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Focus on the deaths of those with mental health illnesses, learning difficulties and autism has come far too late in this pandemic.

It is well known these groups of individuals often have multiple co-morbidities and a higher rate of poor physical health compared to the general population. Those with learning difficulties have a higher rate of respiratory conditions, for example, while there are higher rates of smoking and obesity for those with serious mental illness.

Considering this, the risks of covid-19 to these individuals should have been part of the focus from the beginning.

Public Health England has now said it will be analysing data from the learning disability mortality review programme, in respect of coronavirus. HSJ has heard there are potentially hundreds of cases.

Following pressure on this issue, NHS England and NHS Improvement have also committed to publishing data on the deaths of these people within NHS organisations. The data is also likely to include private providers which have a contractual duty to report deaths.

Both are very welcome and could crucially reveal a disproportionate impact of covid-19 on these groups.

However, there will be things the numbers won’t tell us, and it is not yet clear what data source the regulator will be using.

The regulators’ daily deaths data is based on trust submissions to its central portal.

According to this data so far, there have been 51 deaths within standalone mental health hospitals and 284 across combined mental health, learning difficulty and community trusts. Across the latter we don’t know if the deaths occurred within community hospitals (for physical health) or inpatient units.

The new data should break this down, but there’s still a potential issue around which deaths are included on the portal. Before 1 April, the portal was only accepting deaths with a confirmed positive test.

HSJ knows of at least one trust which has not featured in the data but should have, while Cygnet Healthcare said it has reported two patients die following covid-19 within their hospitals. Again, these cases have not appeared in the daily data.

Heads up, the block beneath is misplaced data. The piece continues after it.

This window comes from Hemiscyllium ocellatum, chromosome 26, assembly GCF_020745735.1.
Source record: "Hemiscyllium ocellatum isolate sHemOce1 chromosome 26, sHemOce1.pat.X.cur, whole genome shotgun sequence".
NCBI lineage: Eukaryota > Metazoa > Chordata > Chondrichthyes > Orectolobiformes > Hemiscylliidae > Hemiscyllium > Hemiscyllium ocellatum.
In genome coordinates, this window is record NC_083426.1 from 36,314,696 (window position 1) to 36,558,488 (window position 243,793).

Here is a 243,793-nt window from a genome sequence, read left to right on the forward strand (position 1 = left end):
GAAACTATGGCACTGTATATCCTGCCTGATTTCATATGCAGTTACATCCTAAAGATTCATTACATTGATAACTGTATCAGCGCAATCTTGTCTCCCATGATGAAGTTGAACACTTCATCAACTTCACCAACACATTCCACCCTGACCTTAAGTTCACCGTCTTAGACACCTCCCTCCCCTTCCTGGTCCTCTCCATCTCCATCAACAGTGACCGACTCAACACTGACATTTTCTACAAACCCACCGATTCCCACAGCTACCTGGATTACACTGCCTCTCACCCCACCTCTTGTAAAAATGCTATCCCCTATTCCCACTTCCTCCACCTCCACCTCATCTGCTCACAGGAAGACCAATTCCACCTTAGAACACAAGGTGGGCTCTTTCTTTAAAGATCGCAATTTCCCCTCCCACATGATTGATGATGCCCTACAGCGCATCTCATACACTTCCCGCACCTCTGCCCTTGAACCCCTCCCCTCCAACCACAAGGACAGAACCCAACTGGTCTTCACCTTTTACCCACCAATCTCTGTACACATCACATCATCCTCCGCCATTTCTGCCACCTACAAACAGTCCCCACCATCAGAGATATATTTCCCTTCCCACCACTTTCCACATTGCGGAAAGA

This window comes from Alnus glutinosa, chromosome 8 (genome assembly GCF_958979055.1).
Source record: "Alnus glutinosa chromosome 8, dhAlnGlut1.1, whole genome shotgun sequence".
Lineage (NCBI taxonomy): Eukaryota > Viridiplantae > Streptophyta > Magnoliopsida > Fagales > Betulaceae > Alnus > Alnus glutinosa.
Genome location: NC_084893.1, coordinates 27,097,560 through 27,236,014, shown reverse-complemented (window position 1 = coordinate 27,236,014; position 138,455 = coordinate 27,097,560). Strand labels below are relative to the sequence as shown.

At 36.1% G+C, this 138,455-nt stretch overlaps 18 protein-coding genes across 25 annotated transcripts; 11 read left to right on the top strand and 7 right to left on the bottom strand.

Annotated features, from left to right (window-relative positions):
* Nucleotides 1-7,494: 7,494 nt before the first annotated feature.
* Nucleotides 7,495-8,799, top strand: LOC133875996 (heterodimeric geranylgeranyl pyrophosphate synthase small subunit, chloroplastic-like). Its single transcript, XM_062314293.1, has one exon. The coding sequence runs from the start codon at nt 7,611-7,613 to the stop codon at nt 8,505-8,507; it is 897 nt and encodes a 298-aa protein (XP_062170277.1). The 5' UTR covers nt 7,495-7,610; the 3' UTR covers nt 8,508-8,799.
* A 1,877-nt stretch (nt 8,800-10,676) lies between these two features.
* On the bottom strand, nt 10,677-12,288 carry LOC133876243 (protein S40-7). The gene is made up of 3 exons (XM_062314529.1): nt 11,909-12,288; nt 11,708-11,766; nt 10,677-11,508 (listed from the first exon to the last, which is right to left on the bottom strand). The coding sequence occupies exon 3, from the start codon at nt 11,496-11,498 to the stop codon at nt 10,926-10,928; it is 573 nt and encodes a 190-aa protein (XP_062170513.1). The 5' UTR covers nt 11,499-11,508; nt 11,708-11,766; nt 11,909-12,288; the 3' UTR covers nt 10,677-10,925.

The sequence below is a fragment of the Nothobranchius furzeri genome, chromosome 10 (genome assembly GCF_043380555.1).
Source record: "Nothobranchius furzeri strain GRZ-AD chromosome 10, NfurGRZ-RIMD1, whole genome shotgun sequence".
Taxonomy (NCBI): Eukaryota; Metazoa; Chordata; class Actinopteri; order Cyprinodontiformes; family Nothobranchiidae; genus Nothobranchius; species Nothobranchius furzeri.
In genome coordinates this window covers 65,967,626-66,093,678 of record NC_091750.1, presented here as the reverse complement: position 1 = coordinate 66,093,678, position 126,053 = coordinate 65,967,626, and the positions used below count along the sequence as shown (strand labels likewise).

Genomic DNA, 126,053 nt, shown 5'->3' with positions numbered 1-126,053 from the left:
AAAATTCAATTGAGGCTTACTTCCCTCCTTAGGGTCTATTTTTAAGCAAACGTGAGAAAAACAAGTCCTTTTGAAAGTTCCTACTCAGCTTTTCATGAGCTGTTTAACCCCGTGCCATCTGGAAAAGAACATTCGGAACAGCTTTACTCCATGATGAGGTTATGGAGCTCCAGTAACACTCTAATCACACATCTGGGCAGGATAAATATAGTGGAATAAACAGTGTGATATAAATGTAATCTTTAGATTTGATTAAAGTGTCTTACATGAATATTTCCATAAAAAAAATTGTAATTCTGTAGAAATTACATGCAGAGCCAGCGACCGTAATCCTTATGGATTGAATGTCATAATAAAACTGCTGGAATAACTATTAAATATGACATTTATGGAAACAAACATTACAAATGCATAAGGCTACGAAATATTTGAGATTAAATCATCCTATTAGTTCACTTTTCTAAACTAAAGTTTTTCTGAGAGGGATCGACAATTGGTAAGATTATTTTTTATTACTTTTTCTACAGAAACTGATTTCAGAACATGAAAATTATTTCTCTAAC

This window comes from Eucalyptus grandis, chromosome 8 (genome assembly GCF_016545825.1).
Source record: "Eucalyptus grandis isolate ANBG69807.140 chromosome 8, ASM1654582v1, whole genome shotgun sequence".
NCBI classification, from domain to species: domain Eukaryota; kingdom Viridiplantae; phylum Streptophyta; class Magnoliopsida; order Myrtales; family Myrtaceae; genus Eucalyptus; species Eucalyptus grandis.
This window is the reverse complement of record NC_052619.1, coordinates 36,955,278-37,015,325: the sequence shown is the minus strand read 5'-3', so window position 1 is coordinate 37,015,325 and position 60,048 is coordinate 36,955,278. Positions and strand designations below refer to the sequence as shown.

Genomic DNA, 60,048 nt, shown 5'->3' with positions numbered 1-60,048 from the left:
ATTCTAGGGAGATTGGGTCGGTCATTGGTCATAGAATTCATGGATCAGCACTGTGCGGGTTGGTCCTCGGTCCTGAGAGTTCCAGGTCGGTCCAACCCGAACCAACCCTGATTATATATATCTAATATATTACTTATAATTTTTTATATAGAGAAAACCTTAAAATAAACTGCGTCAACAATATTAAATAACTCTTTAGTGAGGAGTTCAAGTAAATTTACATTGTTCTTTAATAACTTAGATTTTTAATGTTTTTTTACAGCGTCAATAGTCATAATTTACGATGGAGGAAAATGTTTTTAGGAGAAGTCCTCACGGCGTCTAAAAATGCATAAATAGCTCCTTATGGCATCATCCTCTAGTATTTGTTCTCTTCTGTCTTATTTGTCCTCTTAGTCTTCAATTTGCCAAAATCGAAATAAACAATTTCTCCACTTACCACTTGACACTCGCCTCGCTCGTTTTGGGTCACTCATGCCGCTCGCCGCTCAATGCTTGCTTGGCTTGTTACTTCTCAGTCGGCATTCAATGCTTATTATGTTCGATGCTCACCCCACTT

Testing came later to mental health trusts, so if the new data is still going through the national portal there could be a risk of patients being missed.

Furthermore, NHS England and Improvement have said “pre-existing conditions” are recorded in its daily deaths data. But unless the submission form specifically asks for it, learning difficulty, mental health or autism patients who died within an acute setting may not have their diagnosis recorded.

Finally, the data to be published this week, HSJ understands, will not include care homes and those in social care community settings such as residential housing.

This will be a huge gap in the picture which will eventually need to be addressed.

The Office for National Statistics said they cannot provide a breakdown as they are limited to what is placed on death certificates.

This is potentially where the Care Quality Commission could step in – the deaths of residents will have to be reported to them and so a rough analysis could be done on those deaths reported specifically by homes providing care for learning difficulty and mental health needs.

Ultimately the figures alone will not tell us the circumstances of these individuals’ deaths - this will be particularly important for those who died within mental health inpatient wards as there needs to be questions over why they were not transferred to an acute trust.

Mental Health Matters is written by HSJ’s mental health correspondent Rebecca Thomas. Tell her what you think, or suggest issues she could cover, by emailing her in confidence at rebecca.thomas@wilmingtonhealthcare.com or by sending a direct message on Twitter.